Governments need skill, capacity, and coordination to implement PPPs successfully. The private party will design, finance, build, and maintain the infrastructure, as well as provide services (or some combination thereof). However, the government remains responsible for ensuring the public service is provided to the expected level of quality, and in a way that achieves value for money. The government must choose the right project, select a competent partner, and set and enforce the parameters within which that partner operates.
To this end, many governments define processes and institutional responsibilities for PPPs—that is, the steps that must be followed when developing and implementing a PPP project, and the entities responsible for each step.
There are several steps that a government must take to implement a PPP project successfully. Defining a standard PPP process, with approvals required at key points, helps ensure these steps are taken consistently and efficiently. Standardizing the process also helps ensure that all PPPs are developed in a way that is consistent with the government’s objectives, and improves coordination between the entities involved.
Please note that the process of developing and implementing a PPP is typically preceded by identifying a priority public investment project. Potential PPP projects typically emerge from a broader public investment planning and project selection process. At some point in this process, proposed public investment projects may be screened to determine whether they may provide more value if implemented as a PPP.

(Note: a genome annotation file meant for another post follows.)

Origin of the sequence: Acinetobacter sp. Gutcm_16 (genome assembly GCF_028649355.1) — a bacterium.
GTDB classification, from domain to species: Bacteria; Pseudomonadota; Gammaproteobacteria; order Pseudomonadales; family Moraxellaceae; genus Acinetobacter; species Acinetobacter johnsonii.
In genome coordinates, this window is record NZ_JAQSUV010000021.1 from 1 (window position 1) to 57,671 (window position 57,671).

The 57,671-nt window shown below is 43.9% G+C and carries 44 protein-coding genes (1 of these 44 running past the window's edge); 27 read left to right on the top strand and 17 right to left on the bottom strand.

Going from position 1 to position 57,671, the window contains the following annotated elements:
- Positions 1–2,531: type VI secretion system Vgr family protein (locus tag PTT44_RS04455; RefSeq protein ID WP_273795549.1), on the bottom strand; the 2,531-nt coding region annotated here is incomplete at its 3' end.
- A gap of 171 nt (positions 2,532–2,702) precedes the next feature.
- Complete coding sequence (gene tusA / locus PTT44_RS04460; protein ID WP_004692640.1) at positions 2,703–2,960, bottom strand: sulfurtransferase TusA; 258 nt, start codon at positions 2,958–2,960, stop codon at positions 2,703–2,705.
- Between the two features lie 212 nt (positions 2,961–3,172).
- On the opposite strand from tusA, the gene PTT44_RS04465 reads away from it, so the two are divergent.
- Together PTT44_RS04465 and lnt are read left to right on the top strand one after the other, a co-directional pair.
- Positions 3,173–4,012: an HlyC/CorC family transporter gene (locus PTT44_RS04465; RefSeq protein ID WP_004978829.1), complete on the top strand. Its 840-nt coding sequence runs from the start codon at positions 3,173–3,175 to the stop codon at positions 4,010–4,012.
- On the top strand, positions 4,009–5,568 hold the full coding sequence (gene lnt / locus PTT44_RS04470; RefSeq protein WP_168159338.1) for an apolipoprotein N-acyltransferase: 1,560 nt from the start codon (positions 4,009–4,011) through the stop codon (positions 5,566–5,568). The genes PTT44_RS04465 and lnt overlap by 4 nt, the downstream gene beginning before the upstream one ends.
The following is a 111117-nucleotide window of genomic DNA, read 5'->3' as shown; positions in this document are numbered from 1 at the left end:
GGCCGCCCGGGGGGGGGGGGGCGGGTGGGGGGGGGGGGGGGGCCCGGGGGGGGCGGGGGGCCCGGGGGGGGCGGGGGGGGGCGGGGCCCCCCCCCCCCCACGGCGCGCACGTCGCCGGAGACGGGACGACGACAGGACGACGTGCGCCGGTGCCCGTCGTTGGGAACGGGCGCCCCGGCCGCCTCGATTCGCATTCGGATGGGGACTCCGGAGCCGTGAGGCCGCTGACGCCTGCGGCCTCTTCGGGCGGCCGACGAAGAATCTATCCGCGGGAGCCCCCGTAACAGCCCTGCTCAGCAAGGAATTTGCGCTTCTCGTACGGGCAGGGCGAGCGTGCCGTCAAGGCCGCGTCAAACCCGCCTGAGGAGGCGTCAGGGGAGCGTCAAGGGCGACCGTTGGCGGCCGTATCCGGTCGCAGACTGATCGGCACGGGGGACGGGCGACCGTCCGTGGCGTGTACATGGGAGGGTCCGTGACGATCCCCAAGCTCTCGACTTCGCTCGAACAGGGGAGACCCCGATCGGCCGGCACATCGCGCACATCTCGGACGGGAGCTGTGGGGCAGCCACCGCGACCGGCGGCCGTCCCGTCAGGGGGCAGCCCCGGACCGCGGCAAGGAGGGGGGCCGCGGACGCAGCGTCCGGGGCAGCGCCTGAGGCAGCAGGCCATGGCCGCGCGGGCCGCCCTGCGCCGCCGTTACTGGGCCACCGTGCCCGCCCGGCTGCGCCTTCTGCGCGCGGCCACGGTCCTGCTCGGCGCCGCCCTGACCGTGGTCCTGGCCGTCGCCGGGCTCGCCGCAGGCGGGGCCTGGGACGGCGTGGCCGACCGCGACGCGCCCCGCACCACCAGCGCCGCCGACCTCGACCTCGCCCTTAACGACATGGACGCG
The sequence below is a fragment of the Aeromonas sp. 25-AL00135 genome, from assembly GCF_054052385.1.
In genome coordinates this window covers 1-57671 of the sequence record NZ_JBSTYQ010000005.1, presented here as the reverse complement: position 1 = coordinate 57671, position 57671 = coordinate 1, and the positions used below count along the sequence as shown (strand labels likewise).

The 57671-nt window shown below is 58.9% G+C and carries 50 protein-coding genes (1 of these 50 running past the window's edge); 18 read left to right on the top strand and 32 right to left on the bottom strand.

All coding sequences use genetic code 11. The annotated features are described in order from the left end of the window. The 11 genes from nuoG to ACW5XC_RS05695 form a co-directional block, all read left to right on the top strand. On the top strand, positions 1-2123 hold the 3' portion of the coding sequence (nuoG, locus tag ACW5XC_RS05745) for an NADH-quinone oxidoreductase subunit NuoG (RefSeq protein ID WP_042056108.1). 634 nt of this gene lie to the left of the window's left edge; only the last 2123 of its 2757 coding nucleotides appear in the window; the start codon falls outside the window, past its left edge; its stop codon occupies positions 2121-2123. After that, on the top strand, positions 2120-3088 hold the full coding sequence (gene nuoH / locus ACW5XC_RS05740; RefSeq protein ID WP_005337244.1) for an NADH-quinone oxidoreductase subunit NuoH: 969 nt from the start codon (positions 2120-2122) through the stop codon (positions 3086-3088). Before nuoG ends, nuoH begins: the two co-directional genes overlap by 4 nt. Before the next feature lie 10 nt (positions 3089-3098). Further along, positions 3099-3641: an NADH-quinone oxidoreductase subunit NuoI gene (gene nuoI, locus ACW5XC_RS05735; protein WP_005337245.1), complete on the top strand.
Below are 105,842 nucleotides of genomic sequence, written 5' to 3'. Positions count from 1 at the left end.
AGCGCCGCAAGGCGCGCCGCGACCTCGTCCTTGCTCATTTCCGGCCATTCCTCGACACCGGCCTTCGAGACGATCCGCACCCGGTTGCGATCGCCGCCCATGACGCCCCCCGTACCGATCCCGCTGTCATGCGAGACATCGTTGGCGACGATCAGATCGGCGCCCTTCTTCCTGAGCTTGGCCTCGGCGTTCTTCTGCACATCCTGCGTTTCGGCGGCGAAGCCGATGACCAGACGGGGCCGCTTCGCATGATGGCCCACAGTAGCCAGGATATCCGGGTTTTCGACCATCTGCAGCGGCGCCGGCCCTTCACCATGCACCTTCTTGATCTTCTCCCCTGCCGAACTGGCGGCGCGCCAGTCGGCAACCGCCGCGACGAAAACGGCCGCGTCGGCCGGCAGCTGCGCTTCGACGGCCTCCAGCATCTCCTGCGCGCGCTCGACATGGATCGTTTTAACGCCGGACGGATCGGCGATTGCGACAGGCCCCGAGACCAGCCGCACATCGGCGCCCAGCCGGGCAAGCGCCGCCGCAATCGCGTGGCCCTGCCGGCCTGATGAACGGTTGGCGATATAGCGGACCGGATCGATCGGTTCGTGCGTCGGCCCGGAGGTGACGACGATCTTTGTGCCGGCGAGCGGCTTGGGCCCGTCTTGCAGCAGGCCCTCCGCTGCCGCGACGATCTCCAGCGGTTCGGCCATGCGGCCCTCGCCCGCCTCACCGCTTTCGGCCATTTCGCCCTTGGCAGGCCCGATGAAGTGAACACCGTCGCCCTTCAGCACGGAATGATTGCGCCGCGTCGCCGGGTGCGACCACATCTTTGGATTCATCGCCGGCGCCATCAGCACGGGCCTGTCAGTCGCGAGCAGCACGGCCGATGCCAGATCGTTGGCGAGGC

Many countries have established special PPP units to enable, filter, monitor, and support projects. The specific functions of these PPP Units vary widely, along with their location within government and structure.
Other oversight agencies can also have a role in PPP project approvals:
- Planning agencies: some systems separate responsibility for planning and project appraisal from fiscal oversight, with the latter housed in a dedicated planning agency.
- Attorney general offices: may be required to approve major government contracts, including PPPs, as part of their role as the government’s legal advisor.
- Supreme audit entities: many Latin American countries also require approvals from audit entities that are independent of the executive branch of government.
These additional reviews are important checks on the quality and legality of the project appraisal and development process. However, they can also introduce delays at crucial points. Mechanisms for coordination can help, as can capacity-building to ensure these institutions are able to fulfill their roles efficiently and effectively.
Final approvals are often required by cabinet or parliament, given that PPPs bind future administrations. Jurisdictions vary as to which entity can approve a PPP. Some require legislative approval of projects, but more often, approval may come from cabinet or a cabinet-level committee, the ministry of finance, or a combination. Approval power may also depend on the size of the project, as is typically the case for other capital investments.